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Recounts the stories of American slaves who obtained freedom in seventeenth century Virginia, purchased land, started plantations, and interacted with white neighbors
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This fascinating account proves that for a couple of generations in seventeenth-century Virginia the two races lived fairly comfortably side by side....It is an extraordinary and convincing story. (The New York Review of Books)
[Breen and Innes] have pieced together sufficient details relating to the lives of some of these blacks to establish firstly that skin colour was not originally an absolute impediment to social advancement, and secondly that the white immigrant population on Virginia's eastern shore were not averse to accepting as social equals blacks who had recently purchased their freedom from slavery. (The Historical Journal)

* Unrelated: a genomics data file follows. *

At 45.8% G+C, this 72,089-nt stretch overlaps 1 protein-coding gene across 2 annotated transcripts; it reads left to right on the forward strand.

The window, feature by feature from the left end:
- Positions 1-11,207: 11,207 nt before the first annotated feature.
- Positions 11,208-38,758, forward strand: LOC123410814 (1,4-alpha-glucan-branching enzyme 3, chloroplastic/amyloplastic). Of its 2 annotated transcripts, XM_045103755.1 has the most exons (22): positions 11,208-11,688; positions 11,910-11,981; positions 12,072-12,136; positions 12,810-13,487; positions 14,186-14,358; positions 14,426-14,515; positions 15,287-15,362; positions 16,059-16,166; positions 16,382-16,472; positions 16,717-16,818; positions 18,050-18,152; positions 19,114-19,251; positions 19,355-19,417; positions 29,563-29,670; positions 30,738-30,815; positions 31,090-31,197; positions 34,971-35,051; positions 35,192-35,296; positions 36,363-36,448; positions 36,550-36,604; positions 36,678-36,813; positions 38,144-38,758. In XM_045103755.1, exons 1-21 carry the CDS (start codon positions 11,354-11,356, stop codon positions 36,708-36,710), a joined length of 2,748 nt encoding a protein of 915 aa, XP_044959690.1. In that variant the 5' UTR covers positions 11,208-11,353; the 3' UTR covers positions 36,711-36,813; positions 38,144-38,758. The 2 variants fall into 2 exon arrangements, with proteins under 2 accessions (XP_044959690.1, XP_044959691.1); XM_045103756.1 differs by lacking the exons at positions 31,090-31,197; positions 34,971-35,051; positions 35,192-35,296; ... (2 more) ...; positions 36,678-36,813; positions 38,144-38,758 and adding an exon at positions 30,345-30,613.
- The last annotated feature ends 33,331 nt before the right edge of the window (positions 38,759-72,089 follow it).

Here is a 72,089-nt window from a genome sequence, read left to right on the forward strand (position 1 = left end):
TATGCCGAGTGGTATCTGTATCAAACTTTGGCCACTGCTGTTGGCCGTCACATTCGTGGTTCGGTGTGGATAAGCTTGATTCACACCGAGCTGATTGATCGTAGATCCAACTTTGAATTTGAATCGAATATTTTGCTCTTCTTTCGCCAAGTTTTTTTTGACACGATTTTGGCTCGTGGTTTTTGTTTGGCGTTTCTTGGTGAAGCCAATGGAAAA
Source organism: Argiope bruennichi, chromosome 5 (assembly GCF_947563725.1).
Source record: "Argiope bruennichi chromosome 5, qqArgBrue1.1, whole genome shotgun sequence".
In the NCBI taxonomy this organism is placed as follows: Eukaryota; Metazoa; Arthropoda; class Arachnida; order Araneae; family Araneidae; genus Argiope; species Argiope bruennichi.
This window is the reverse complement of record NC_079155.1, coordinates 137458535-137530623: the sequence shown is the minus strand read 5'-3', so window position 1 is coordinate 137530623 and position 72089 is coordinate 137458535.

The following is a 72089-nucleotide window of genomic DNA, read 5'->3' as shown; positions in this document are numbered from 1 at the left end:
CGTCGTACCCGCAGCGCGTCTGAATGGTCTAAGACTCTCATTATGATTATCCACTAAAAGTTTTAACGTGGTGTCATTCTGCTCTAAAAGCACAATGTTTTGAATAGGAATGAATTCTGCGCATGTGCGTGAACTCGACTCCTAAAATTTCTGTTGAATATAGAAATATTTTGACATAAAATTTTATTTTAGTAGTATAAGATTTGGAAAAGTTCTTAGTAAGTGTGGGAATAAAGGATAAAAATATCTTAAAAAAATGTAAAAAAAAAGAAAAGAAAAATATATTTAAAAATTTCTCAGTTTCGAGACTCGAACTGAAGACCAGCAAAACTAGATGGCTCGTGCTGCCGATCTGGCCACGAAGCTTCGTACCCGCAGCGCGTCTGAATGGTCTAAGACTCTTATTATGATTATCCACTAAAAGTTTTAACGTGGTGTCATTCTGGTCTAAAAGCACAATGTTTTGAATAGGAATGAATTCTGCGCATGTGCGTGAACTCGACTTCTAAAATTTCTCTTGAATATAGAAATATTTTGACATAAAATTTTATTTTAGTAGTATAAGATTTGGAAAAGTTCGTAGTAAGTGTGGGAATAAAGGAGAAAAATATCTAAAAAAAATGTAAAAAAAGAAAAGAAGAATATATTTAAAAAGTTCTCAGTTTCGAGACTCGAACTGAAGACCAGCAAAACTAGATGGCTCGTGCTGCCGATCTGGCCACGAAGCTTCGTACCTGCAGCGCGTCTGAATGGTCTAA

A thorough exploitation of available sources coupled with a sophisticated understanding of the difficult issues confronting those trying to unravel the complexities of early American race relations....[Breen and Innes] have reminded us of forgotten alternatives in this society's racial odyssey. (The Journal of Southern History)
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Book Description Oxford University Press, 1980. Hardcover. Condition: New. Never used!. Seller Inventory # P110195027272
Book Description Oxford University Press, 1980. Condition: New. book. Seller Inventory # M0195027272